HR departments must implement and improve company-wide cybersecurity and data privacy training for all employees. This means both technical training to understand how to securely use new systems and compliance training to understand where data and/or privacy breaches can occur and how to spot and redress potential security breaches.
Sleeping with the Enemy
HR departments must also pay significant attention to their hiring and retention practices, implement fail-safes to avoid hiring potentially disloyal employees, and detect unusual activity indicating that an active employee may be misappropriating sensitive information, including feeding it to would-be cybercriminals. A standard vetting process would include multiple interviews (including live, in-person interviews, even for remote positions), in-depth background searches as to financial, employment, and criminal histories and an investigation into the candidates’ Internet and social media presence. These practices must be implemented in compliance with applicable state and federal employment practices – so consult your local employment attorney.
Human resource managers and hiring partners must work cohesively with information technology and security departments to develop and implement safer employment practices. Proper data controls must be in place to identify and designate data with the appropriate level of secrecy, tier and compartmentalize access to that data, and track the use and transfer of that data internally and externally. Most enterprise-level file management software includes this functionality, and these resources’ cost has decreased significantly over the past several years.
From a legal perspective, failure to take reasonable precautions to prevent cyberattacks – a standard that varies with the type and size of the business, can expose a business to significant liability under state and federal law in the event of a cyberattack. As noted above, cybersecurity insurance may help, but it is not a silver bullet and only matters after an attack has occurred. Much of the focus now needs to be placed on the front end with prevention, testing, education, and compliance measures working together to stop the house from turning into dust.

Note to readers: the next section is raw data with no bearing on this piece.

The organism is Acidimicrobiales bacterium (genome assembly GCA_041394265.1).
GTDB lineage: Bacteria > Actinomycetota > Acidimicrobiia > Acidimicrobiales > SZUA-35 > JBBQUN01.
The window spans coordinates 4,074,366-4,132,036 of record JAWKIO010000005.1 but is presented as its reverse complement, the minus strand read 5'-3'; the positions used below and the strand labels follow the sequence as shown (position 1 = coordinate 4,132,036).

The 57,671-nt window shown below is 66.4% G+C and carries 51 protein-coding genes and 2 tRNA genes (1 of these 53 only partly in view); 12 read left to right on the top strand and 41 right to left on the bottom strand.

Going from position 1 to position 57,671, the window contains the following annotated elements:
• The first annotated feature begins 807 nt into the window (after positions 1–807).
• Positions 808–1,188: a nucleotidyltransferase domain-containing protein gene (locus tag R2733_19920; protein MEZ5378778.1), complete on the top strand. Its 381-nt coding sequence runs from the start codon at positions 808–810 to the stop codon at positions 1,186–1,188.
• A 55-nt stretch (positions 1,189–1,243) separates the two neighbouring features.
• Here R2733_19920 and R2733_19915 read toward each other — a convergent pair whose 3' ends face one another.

About the Author
Geoffrey Lottenberg is partner and lead of Berger Singerman’s intellectual property practice and co-manager of the firm’s Dispute Resolution Team, Geoff handles a wide variety of matters, including IP procurement and enforcement, business and technology law, and complex commercial litigation. With a calculated approach, Geoff regularly litigates patent, trademark, and copyright disputes in Federal Court throughout the United States. He also handles a variety of technology-related commercial litigation matters including disputes over software contracts, non-compete agreements, and trade secrets.
As a Registered Patent Attorney armed with a background in mechanical engineering, Geoff prosecutes domestic and foreign patents and renders opinions on a variety of cutting-edge technologies, including automation, facial recognition technology, medical devices, emergency communication devices, software-based systems, and energy devices. Geoff also has hundreds of federal trademark applications and registrations under his belt.
Geoff is also an experienced transactional lawyer who works on broad array of corporate intellectual property matters including negotiating and preparing license agreements, software contracts, manufacturing and distribution agreements, and intellectual property asset transfers. Geoff is a key member of our firm’s mergers and acquisitions team and provides support in restructuring and work out matters.